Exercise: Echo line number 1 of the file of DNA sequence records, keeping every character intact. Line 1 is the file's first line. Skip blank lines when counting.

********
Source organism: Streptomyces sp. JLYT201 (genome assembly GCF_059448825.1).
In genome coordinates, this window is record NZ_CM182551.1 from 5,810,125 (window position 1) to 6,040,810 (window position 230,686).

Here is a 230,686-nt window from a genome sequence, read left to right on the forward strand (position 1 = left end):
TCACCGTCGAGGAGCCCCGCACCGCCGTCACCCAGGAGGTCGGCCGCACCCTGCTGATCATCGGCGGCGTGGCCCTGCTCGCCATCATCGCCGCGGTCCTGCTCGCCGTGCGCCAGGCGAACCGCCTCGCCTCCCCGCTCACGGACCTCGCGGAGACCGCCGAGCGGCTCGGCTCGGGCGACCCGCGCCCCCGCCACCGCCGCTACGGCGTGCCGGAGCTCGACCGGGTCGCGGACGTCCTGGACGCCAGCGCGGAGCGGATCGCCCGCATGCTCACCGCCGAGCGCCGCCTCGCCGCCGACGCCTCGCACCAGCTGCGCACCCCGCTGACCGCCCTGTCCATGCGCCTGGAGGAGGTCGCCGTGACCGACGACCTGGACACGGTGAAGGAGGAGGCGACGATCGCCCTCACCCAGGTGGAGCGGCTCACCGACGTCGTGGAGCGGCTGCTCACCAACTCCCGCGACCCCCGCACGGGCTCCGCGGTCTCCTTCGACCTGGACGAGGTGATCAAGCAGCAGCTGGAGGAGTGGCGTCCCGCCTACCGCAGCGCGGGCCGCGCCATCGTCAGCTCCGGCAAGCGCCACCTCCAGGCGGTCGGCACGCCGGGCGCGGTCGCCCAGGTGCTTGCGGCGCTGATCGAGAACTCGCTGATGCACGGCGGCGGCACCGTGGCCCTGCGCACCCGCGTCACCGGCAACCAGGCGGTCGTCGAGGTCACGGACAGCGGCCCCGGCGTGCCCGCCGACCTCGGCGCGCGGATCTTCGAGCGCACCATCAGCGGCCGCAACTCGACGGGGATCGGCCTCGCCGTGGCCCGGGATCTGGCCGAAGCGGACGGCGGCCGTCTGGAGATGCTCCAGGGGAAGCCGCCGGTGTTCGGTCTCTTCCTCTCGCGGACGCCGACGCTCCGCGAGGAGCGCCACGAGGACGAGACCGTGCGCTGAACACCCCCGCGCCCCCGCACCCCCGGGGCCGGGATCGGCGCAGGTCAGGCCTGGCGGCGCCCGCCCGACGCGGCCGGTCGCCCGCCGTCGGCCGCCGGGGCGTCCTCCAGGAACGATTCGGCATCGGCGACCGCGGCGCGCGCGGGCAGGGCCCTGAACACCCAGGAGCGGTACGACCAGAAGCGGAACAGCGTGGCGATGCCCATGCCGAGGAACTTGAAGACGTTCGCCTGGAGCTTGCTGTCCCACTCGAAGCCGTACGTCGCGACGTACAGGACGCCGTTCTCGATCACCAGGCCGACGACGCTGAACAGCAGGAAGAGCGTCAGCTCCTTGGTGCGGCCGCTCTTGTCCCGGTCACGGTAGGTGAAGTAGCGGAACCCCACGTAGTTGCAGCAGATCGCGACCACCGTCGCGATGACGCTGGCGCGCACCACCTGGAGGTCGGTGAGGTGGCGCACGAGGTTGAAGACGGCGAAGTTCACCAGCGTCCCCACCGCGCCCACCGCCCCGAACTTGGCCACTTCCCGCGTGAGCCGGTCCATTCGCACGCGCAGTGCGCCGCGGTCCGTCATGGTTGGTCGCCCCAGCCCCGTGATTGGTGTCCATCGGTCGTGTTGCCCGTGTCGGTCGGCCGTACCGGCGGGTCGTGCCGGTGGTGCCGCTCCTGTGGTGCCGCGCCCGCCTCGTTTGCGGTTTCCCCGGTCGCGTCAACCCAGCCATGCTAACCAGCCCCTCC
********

Source organism: Streptomyces sp. JLYT201 (genome assembly GCF_059448825.1).